Cartoonist Dave Roman To Visit Amity Regional High School

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Jan 062020

Author and illustrator, Dave Roman, will visit Amity Regional High School next week to offer workshops to Amity’s Art and English Language Arts classes.

Mr. Roman is the creator of Astronaut Academy: Zero Gravity, which won Maryland’s Black-Eyed Susan Book Award.  Mr. Roman has also written Teen Boat!, which was honored as a Junior Library Guild Selection, and Agnes Quill:  An Anthology of Mystery.  He is the co-author of two New York Times best-selling graphic novels, X-Men: Misfits and The Last Airbender: Zuko’s Story, and recently illustrated the children’s science book Pluto is Peeved.

A graduate of the School of Visual Arts (New York), Mr. Roman worked as a comics editor for Nickelodeon Magazine from 1998 to 2009.  He currently lives in New York.

Mr. Roman’s visit promises to be a lively and visually-engaging discussion about comics and how they have served as inspiration throughout his life, fostering a love for reading and a passion to make his own books.

The event will be hosted by Amity Regional High School librarians, Robert Musco and Victoria Hulse, and made possible by the Jamie Hulley Arts Foundation.  More information about the Foundation’s mission and work can be found at www.jamiehulleyartsfund.org . This event is not open to the public.

Amity Superintendent Explains State Initiatives

 School News  Comments Off on Amity Superintendent Explains State Initiatives
Aug 302012

File photo of Amity Supt. John Brady.

Following is a letter from Amity Supt. John Brady:

We have gotten off to a good start to the 2012-2013 academic year.

As we begin this school year the actions taken by the General Assembly last spring have become a major focus to us as the Connecticut State Department of Education has translated legislation into improvement initiatives. I want to briefly share with you the major features of these initiatives since we will be devoting time and effort to incorporate them into our practices here at Amity.

Connecticut’s New Accountability System

Under the old No Child Left Behind System, each school and the District was rated by the percentage of students that attained proficiency in reading and math on the CMT and CAPT state tests. In Connecticut’s new accountability system the challenge is to have the vast majority of students in the goal range on these tests.

The state has also added a provision to award credit for moving students up the scale from the bottom to goal. This is meant to encourage districts to elevate all students not just those who are slightly below the proficiency rating. The other major change in accountability is that instead of just reading and math, student performance in science and writing will be be rated beginning with the testing in the spring of 2013.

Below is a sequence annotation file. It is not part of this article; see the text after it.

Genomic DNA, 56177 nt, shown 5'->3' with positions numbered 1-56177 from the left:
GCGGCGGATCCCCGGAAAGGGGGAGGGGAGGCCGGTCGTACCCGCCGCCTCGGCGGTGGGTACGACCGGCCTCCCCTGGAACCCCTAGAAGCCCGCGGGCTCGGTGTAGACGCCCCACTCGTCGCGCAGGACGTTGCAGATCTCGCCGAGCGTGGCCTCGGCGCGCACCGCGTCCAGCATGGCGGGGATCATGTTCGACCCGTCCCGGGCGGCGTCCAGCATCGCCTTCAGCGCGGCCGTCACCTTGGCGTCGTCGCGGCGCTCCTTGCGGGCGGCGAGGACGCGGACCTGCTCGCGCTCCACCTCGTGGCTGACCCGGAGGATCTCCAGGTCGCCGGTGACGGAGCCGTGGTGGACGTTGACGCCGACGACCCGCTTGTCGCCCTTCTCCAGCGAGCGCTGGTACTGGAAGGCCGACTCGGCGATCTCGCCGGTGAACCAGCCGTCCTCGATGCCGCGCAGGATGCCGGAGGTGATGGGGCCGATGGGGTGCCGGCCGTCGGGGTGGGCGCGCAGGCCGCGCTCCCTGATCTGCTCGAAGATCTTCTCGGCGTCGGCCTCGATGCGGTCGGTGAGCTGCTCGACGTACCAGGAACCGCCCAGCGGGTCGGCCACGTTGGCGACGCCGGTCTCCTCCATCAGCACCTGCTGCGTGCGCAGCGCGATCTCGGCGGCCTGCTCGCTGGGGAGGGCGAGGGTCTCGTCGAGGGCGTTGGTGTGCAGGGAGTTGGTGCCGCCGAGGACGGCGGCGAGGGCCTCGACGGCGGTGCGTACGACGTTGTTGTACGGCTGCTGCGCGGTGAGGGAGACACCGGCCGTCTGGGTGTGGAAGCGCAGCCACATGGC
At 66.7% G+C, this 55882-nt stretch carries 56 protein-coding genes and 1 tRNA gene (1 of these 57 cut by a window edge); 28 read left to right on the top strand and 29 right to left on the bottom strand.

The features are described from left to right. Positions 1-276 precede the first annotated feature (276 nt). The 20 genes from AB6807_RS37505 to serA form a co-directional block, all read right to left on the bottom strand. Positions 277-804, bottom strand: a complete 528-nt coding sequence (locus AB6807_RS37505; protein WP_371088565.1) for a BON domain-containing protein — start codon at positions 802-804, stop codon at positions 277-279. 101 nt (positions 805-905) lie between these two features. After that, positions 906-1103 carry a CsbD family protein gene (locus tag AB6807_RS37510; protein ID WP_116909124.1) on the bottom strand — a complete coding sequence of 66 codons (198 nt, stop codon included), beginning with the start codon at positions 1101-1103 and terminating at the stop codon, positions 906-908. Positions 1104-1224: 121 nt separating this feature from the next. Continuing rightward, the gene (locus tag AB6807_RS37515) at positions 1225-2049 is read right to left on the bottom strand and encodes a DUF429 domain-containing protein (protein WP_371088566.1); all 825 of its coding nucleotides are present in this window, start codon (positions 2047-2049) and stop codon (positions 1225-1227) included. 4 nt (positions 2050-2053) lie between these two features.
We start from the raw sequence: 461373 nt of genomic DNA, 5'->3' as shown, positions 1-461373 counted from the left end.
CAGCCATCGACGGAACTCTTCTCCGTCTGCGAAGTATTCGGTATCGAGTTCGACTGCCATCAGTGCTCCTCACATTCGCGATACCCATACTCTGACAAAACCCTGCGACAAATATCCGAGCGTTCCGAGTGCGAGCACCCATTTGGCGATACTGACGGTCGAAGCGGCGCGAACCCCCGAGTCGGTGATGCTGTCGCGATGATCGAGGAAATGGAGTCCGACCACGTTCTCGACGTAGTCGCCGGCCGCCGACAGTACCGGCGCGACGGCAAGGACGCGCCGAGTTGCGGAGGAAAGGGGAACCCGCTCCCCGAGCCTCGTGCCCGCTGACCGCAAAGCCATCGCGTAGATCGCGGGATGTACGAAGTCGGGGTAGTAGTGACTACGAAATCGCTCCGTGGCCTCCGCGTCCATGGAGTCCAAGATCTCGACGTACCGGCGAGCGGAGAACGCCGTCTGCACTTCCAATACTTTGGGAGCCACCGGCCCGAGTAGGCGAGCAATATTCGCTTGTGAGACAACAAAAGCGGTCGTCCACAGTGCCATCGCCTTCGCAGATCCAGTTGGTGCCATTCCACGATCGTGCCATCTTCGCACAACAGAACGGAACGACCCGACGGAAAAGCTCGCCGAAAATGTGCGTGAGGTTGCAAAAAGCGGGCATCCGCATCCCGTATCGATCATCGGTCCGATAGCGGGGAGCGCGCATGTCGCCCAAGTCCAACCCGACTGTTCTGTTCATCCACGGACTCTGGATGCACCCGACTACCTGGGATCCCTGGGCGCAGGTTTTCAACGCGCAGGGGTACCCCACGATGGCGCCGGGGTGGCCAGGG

Educator Evaluation

Under the new educator evaluation model, which districts must develop this year in preparation for implementation in the fall of 2013, teachers and administrators will now be rated according to the following:

·    45% on “Student Growth and Development” as measured on standardized tests

·    40% on Observation of Teacher Performance

·    10% on Parent Feedback

·     5% on Whole School Student Learning or Student Feedback

The frequency of observation for experienced teachers will increase from once every four years to every year. All teachers and administrators will be evaluated using the above scheme each year. The state plan requires six evaluations for each teacher in year one of the plan. At the high school alone, that means nearly 900 evaluations. Evaluations can only be conducted by administrators. There are six administrators at the high school.

Common Core State Standards

Connecticut has adopted Common Core standards in English/Language Arts which will be applied in English as well as literacy standards what will be applied in social studies, Science and technical subjects. The state has also adopted math standards and specific science standards are forthcoming. We are required to incorporate these standards into our curriculum and more importantly teaching practices with full implementation and a new testing approach all to be implemented in 2015.

These changes will take a lot of thought and deft implementation in order to ensure they have the intended outcome of improving student learning. The good news at Amity is that we have become fully informed about each of these initiatives and that we have the capacity within our faculty and administrative team to make these changes. I must tell you, however, that 900 observations in year one of the educator evaluation model will be a real challenge.

I hope you find this information helpful. We will do our best to keep you informed as these initiative unfold.

John Brady